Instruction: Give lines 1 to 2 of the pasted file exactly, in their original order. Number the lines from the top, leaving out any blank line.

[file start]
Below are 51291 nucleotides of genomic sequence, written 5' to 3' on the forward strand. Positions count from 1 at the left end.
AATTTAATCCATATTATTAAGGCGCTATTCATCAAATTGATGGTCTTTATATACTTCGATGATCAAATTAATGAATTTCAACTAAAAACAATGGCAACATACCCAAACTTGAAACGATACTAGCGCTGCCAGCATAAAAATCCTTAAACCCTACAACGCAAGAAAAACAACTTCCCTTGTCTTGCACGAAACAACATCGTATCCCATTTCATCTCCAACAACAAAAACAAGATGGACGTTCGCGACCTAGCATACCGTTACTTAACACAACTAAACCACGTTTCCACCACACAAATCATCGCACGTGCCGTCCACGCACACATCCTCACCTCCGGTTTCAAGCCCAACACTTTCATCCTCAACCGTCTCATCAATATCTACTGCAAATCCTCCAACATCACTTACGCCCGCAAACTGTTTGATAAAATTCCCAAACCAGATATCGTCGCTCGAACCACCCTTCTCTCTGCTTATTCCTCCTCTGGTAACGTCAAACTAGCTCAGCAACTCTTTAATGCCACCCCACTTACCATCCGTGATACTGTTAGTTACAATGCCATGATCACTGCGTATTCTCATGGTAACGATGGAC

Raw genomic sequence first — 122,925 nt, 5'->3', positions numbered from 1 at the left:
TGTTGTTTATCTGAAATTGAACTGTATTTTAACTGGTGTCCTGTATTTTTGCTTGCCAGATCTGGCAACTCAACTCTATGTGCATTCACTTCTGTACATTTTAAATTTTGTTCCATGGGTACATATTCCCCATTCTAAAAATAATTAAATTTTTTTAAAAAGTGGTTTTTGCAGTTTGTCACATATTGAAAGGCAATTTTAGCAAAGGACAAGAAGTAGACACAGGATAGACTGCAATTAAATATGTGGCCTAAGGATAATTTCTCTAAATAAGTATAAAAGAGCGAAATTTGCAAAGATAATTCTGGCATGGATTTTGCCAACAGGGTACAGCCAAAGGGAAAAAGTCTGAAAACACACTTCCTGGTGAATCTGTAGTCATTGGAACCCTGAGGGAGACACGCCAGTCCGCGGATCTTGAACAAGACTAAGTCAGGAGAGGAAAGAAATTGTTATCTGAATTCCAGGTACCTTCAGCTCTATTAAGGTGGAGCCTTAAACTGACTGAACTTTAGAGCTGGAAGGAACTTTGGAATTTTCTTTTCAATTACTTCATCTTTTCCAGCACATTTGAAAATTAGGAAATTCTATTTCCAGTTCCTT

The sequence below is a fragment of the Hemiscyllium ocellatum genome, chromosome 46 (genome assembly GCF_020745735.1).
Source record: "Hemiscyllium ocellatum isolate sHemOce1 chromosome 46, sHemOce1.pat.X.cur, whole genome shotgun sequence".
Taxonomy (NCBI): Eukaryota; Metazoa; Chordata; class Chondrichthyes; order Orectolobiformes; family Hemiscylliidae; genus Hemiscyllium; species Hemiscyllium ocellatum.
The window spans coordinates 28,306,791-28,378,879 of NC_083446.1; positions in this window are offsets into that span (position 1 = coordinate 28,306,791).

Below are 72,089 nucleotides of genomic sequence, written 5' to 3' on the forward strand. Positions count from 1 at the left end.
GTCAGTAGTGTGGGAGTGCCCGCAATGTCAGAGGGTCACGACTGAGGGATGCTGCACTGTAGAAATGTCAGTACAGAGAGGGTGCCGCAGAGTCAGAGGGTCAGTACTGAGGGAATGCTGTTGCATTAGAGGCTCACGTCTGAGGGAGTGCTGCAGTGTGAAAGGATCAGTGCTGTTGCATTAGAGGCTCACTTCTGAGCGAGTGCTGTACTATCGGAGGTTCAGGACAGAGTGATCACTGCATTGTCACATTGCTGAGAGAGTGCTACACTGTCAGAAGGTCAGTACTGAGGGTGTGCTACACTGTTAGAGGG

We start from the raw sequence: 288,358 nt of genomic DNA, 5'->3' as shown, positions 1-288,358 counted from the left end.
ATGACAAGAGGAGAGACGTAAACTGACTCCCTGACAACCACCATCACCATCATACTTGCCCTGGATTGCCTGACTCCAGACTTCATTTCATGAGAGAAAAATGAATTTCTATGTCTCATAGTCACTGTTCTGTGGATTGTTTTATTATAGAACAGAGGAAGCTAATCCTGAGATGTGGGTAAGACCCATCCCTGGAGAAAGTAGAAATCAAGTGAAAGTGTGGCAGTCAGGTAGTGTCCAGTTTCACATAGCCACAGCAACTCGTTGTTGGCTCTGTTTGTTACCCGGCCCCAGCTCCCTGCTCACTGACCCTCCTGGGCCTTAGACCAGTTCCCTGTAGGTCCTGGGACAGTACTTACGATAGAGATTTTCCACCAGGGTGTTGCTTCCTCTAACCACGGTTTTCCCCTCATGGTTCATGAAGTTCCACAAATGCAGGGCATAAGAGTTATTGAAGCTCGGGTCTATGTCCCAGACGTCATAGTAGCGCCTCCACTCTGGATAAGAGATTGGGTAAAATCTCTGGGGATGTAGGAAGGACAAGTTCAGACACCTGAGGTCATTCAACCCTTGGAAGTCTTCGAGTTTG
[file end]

Below are 51291 nucleotides of genomic sequence, written 5' to 3' on the forward strand. Positions count from 1 at the left end.
AATTTAATCCATATTATTAAGGCGCTATTCATCAAATTGATGGTCTTTATATACTTCGATGATCAAATTAATGAATTTCAACTAAAAACAATGGCAACATACCCAAACTTGAAACGATACTAGCGCTGCCAGCATAAAAATCCTTAAACCCTACAACGCAAGAAAAACAACTTCCCTTGTCTTGCACGAAACAACATCGTATCCCATTTCATCTCCAACAACAAAAACAAGATGGACGTTCGCGACCTAGCATACCGTTACTTAACACAACTAAACCACGTTTCCACCACACAAATCATCGCACGTGCCGTCCACGCACACATCCTCACCTCCGGTTTCAAGCCCAACACTTTCATCCTCAACCGTCTCATCAATATCTACTGCAAATCCTCCAACATCACTTACGCCCGCAAACTGTTTGATAAAATTCCCAAACCAGATATCGTCGCTCGAACCACCCTTCTCTCTGCTTATTCCTCCTCTGGTAACGTCAAACTAGCTCAGCAACTCTTTAATGCCACCCCACTTACCATCCGTGATACTGTTAGTTACAATGCCATGATCACTGCGTATTCTCATGGTAACGATGGAC